By contrast, sales in Massachusetts and Nevada—which Lukas note have tighter dispensary sales restrictions (and, possibly, weakened tourism-driven purchases)—didn’t get the same bounce, she says.
“Further, all products, including CBD products in dispensaries, have grown and seen spikes on ‘critical’ COVID-19 stock-up days,” she says. Dispensary dollar sales of CBD-infused edibles were up 73% year over year, according to BDSA’s research, while dispensary sales of CBD-infused beverages rose 55% year over year over year, courtesy of the same spikes. Thus, Lukas contends, “Dispensaries being deemed essential was critical for the continued growth of the legal cannabis market.”
Changing of the Guard
All of which makes the retail road ahead look rougher for CBD supplements. In addition to dispensaries’ effects and consumers’ cost-benefit analysis, Knepper lists other challenges in these times: fewer promotions, more shelf space given over to pandemic products and core sellers, increasing competition from alcohol, and high trial/low repeat rates. All this complicates the outlook for CBD even more.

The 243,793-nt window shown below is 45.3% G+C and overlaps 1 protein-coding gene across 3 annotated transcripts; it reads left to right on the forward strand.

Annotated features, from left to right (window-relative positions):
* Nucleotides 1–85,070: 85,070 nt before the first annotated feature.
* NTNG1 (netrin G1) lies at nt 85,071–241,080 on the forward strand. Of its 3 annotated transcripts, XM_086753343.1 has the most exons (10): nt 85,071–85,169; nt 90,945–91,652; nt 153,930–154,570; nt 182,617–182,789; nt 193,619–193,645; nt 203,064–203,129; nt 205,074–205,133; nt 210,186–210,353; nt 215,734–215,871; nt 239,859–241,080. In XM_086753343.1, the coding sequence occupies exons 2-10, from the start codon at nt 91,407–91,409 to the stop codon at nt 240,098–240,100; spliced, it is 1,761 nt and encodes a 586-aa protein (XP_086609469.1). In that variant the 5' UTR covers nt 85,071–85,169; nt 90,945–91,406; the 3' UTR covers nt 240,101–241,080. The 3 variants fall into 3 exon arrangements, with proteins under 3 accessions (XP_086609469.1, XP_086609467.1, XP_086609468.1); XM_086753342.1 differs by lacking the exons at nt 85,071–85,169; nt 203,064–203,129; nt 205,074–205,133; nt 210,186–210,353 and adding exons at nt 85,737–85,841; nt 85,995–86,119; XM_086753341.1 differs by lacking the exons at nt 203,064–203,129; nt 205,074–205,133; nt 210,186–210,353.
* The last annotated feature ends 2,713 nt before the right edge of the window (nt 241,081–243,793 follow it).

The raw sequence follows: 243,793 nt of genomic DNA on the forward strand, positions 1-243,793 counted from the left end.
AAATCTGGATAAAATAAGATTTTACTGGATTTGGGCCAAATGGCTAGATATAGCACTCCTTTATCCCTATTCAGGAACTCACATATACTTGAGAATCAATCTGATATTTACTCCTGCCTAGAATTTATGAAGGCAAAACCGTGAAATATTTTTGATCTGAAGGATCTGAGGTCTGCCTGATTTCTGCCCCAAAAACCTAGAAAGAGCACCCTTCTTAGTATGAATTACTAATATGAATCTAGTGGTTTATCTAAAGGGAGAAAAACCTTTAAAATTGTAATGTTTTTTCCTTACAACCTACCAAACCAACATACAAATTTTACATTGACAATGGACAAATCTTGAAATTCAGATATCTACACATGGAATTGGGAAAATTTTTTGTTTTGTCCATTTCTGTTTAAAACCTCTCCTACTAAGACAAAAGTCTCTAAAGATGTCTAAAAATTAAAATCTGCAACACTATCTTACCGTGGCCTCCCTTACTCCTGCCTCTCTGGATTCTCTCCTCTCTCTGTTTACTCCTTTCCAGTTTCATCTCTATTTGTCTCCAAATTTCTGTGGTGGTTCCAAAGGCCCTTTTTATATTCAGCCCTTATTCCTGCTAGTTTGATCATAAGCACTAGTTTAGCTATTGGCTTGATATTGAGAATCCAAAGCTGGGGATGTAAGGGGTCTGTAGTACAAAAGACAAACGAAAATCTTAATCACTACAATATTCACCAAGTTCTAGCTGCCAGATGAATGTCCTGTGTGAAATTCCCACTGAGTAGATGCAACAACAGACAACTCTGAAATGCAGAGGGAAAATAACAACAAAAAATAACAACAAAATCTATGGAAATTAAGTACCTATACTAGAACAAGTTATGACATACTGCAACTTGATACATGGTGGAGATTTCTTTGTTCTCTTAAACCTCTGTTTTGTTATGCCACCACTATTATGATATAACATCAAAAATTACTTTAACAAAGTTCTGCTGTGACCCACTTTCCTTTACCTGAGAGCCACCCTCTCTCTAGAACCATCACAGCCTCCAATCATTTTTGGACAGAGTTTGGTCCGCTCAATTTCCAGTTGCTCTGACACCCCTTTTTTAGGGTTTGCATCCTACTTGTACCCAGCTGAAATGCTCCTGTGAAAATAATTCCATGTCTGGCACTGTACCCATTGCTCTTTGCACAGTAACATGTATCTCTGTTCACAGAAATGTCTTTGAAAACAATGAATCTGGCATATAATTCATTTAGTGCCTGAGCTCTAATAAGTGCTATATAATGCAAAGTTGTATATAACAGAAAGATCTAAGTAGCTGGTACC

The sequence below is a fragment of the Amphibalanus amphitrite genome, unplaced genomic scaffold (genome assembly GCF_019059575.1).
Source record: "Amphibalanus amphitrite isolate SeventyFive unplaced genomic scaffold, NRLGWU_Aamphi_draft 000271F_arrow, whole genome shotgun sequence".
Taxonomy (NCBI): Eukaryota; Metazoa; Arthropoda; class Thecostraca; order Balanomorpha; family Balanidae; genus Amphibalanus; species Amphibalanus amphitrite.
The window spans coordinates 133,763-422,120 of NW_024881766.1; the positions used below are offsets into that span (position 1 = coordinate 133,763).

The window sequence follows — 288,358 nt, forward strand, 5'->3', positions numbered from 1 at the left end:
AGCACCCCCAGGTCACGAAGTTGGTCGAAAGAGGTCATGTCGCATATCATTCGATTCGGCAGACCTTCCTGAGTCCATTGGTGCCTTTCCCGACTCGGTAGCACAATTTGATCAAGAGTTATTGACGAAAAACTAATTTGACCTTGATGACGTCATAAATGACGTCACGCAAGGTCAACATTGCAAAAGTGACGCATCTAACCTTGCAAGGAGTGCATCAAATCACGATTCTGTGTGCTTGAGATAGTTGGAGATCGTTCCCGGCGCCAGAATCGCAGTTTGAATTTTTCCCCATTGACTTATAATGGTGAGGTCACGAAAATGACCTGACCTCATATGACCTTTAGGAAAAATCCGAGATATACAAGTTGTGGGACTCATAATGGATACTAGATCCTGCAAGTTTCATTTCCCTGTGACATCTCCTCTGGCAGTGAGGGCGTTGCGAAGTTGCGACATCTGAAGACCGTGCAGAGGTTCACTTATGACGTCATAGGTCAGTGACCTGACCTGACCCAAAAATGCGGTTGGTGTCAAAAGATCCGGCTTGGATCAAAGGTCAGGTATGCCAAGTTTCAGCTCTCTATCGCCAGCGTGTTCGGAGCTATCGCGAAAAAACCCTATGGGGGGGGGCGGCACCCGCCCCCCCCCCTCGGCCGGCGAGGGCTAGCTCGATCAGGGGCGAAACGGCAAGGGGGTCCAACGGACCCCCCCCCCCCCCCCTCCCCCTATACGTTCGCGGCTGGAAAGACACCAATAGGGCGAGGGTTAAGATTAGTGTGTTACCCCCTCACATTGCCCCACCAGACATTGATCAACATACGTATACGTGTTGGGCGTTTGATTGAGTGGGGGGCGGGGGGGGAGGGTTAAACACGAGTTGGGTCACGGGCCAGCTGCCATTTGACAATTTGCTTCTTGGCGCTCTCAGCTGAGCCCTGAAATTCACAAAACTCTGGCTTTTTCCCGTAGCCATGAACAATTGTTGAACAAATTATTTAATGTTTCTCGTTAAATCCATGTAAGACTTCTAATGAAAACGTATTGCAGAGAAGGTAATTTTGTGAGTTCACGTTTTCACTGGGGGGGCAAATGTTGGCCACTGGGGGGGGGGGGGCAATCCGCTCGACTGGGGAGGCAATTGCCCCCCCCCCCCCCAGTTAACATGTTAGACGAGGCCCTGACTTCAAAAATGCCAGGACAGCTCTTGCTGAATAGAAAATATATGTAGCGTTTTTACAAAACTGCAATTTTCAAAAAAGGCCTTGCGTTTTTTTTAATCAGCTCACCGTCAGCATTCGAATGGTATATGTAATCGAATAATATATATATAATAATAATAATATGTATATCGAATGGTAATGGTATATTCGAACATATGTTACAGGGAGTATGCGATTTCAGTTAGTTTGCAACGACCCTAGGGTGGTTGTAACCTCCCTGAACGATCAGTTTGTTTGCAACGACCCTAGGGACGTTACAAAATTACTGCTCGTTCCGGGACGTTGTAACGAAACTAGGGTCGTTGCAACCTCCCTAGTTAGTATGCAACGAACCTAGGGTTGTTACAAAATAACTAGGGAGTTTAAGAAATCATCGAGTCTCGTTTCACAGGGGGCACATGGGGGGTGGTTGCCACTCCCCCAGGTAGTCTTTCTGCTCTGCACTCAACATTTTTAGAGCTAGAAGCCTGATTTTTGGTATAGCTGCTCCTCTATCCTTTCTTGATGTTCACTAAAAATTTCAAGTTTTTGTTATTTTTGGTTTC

The retail outlook for CBD foods and beverages, however, looks noticeably rosier, Knepper believes. The situation is similar in body care: Not only do the products carry a midrange price that consumers can stomach, but “their benefits are different,” Knepper says, “and CBD is included with other ingredients that help achieve the desired benefits.”
No wonder, then, that body care and foods and beverages already take second and third place, respectively, in SPINS’ retail sample, with more CBD products entering the market in those two categories—45 in body care and 56 in food/beverages—than in supplements (37) for the first time in the past 52 weeks, as of July 12, 2020, Knepper says. “This suggests that both brands and retailers may see more opportunities existing in body care and food/bev than elsewhere.”